Hurricanes present an extraordinary range of hazards for workers during and after they strike populated areas and critical infrastructures.
OSHA states that following Hurricanes Katrina, Rita, and Wilma in 2005, agency staff in Louisiana, Mississippi, Alabama, Florida, and Texas assisted emergency responders, search and rescue personnel, power restoration crews, and other response and recovery workers. As part of this work, OSHA’s staff collected data about working conditions and the safety and health of workers.
Also, during its work, OSHA investigated 18 work-related deaths. There was no dominant single cause for the fatalities; the tragedies occurred when workers were struck by falling objects, fell from roofs, were struck by vehicles, were crushed by vehicles that rolled over, were electrocuted, died from burns during electrical utility work, and were overcome by toxic gases, among others.
Most Common Activities
- Roof inspection, tarping, and repair—identified in 26% of interventions. Three worker fatalities occurred during roof inspection, tarping, and repair. Two people were killed when, in separate incidents, they fell through holes in the roofs they were repairing. A third person also died from a fall.
- Debris collection and removal—identified in 26% of interventions. Two worker fatalities occurred during debris collection and removal. One person was struck by an out-of-control vehicle that entered a properly controlled and well-marked work zone. An equipment operator was killed when his tractor overturned into a ditch and pinned him underwater.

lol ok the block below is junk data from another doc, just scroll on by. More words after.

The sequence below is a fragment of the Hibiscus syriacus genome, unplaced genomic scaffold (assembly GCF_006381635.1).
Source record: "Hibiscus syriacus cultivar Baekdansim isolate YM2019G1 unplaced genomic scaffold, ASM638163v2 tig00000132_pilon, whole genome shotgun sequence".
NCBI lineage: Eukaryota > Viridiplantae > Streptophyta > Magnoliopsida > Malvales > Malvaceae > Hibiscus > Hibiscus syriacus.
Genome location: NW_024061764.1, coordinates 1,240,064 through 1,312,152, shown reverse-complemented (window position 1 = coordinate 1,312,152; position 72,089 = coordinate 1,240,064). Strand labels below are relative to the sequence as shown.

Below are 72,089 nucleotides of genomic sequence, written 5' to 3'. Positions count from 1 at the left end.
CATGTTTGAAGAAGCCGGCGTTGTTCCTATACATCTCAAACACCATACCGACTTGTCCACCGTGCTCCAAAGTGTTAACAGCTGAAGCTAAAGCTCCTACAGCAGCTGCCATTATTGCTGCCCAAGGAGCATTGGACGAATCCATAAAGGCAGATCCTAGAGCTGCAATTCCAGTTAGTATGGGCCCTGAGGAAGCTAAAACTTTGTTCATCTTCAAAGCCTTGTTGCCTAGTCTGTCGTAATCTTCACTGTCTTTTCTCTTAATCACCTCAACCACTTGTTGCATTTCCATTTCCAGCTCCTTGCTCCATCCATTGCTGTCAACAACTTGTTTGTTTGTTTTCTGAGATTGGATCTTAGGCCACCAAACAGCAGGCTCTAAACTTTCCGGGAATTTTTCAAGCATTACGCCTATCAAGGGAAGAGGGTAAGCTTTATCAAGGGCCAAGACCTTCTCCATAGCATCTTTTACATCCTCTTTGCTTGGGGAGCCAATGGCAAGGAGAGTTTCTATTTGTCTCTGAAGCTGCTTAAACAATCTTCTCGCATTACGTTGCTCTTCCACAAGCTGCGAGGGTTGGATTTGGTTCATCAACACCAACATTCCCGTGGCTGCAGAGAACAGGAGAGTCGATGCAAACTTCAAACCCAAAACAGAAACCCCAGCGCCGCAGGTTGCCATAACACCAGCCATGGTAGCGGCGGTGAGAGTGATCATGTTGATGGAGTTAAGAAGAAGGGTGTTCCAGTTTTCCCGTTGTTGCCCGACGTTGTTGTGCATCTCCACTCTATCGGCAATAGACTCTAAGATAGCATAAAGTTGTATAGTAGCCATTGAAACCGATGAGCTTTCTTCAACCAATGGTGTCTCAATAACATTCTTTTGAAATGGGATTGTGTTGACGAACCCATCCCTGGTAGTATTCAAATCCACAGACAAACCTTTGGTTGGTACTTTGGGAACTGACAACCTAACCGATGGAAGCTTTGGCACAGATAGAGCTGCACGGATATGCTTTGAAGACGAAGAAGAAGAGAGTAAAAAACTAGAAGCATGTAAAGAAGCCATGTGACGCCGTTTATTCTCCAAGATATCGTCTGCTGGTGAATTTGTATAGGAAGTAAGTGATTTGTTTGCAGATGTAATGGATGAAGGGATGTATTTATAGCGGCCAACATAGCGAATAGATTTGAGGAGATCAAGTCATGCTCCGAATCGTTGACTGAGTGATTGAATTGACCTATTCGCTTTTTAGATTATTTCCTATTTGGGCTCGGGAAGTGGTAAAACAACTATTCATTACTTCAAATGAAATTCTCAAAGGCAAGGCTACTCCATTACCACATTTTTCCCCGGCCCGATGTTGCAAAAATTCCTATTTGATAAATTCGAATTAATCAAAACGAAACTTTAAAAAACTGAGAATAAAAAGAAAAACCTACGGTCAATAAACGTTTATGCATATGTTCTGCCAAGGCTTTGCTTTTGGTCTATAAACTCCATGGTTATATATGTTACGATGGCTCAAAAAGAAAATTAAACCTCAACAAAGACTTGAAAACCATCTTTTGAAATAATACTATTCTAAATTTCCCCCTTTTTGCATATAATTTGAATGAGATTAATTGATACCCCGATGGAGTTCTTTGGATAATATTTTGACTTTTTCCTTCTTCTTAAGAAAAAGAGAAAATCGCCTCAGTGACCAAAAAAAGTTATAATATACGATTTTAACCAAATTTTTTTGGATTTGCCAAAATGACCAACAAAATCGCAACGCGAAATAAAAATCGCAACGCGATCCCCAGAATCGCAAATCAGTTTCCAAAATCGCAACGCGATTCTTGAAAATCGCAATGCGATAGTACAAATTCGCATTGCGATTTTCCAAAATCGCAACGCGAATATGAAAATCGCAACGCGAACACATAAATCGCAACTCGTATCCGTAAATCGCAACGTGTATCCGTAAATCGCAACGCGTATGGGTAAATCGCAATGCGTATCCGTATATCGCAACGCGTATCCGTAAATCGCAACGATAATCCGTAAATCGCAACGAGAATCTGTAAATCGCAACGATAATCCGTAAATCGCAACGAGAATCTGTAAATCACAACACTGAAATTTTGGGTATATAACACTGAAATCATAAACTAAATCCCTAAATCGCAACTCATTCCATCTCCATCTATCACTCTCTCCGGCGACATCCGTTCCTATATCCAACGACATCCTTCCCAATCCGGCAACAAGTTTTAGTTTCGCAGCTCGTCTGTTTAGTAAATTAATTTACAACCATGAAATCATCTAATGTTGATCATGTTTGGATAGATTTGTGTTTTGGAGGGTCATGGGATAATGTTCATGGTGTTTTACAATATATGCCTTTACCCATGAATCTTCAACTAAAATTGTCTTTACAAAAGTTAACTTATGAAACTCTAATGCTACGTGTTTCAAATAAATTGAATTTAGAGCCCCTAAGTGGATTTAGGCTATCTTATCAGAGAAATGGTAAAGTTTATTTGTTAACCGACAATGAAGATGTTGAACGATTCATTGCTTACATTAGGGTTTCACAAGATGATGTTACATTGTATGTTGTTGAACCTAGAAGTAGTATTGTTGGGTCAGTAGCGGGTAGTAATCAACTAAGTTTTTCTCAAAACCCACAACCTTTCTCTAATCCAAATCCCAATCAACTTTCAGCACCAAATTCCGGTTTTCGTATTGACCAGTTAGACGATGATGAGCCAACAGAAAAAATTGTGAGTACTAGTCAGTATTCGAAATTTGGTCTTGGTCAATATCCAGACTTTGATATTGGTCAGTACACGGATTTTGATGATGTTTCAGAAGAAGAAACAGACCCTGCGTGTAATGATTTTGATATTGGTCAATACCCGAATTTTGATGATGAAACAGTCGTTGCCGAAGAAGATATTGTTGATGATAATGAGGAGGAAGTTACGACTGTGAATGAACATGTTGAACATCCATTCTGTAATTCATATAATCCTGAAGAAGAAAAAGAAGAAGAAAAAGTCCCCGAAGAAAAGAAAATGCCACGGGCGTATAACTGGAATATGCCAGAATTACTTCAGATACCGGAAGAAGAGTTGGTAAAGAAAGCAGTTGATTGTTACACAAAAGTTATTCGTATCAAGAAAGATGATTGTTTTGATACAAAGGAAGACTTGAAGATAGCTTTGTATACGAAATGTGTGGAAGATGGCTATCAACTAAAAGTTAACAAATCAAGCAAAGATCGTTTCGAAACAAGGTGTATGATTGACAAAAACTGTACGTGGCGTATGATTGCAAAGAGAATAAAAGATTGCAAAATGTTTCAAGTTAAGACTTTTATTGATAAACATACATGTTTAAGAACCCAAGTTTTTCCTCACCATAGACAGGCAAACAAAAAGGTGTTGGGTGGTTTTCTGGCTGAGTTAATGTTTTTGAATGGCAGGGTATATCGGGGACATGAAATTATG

- Tree trimming—identified in 8% of interventions. No worker fatalities were reported during tree trimming.
- Restoring electrical utilities—identified in 7% of interventions. Three worker fatalities occurred during electrical utility restoration. One person was struck by a 75-foot utility pole that fell when it was being positioned with a forklift. One person was electrocuted when he contacted a live 110-volt line that he was attaching to a house. One person suffered fatal burns when the electrical system being restored became energized, exploded, and caused a flash fire.
- Debris reduction, recycling, and disposal—identified in 6% of interventions. Two worker fatalities occurred during these activities. One person was killed when he was struck by a bulldozer at a debris reduction site. One operator was killed when his excavator rolled down the debris pile he was working on.
- Assessment, cleanup, and repair of structures—identified in 2% of interventions. Two worker fatalities occurred during these activities. One worker received an electrical shock when the knife he was using contacted a power line and he fell 18 feet. Another worker was killed when he was struck by a falling security gate that was damaged during a hurricane.
- Restoring communications systems—identified in 2% of interventions. Two worker fatalities occurred during this activity. One cable television repairman was electrocuted when he contacted a live electrical line 3 feet (ft) above the cable line he was working on. Another telecommunications worker was found dead near a ladder that was placed against a telephone pole.